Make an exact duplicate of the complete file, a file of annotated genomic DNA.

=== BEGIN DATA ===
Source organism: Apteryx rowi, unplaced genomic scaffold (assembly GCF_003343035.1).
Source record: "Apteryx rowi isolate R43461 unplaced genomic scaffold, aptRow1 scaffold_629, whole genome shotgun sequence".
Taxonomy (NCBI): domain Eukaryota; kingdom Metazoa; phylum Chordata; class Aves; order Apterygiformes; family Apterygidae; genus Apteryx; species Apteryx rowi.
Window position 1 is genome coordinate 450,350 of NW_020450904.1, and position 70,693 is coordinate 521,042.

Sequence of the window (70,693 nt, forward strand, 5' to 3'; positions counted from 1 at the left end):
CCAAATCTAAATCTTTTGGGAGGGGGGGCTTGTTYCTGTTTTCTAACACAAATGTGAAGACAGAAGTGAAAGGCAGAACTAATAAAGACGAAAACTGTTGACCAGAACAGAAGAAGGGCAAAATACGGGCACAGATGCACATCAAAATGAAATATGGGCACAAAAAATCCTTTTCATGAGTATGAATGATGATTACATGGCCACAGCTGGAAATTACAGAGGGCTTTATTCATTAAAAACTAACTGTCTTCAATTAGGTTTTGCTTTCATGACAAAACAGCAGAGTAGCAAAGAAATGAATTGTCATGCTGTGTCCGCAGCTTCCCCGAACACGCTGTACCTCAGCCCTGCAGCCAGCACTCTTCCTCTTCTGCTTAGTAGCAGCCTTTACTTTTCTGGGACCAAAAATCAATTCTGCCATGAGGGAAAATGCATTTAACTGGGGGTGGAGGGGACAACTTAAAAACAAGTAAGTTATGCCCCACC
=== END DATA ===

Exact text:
Source organism: Apteryx rowi, unplaced genomic scaffold (assembly GCF_003343035.1).
Source record: "Apteryx rowi isolate R43461 unplaced genomic scaffold, aptRow1 scaffold_629, whole genome shotgun sequence".
Taxonomy (NCBI): domain Eukaryota; kingdom Metazoa; phylum Chordata; class Aves; order Apterygiformes; family Apterygidae; genus Apteryx; species Apteryx rowi.
Window position 1 is genome coordinate 450,350 of NW_020450904.1, and position 70,693 is coordinate 521,042.

Sequence of the window (70,693 nt, forward strand, 5' to 3'; positions counted from 1 at the left end):
CCAAATCTAAATCTTTTGGGAGGGGGGGCTTGTTYCTGTTTTCTAACACAAATGTGAAGACAGAAGTGAAAGGCAGAACTAATAAAGACGAAAACTGTTGACCAGAACAGAAGAAGGGCAAAATACGGGCACAGATGCACATCAAAATGAAATATGGGCACAAAAAATCCTTTTCATGAGTATGAATGATGATTACATGGCCACAGCTGGAAATTACAGAGGGCTTTATTCATTAAAAACTAACTGTCTTCAATTAGGTTTTGCTTTCATGACAAAACAGCAGAGTAGCAAAGAAATGAATTGTCATGCTGTGTCCGCAGCTTCCCCGAACACGCTGTACCTCAGCCCTGCAGCCAGCACTCTTCCTCTTCTGCTTAGTAGCAGCCTTTACTTTTCTGGGACCAAAAATCAATTCTGCCATGAGGGAAAATGCATTTAACTGGGGGTGGAGGGGACAACTTAAAAACAAGTAAGTTATGCCCCACC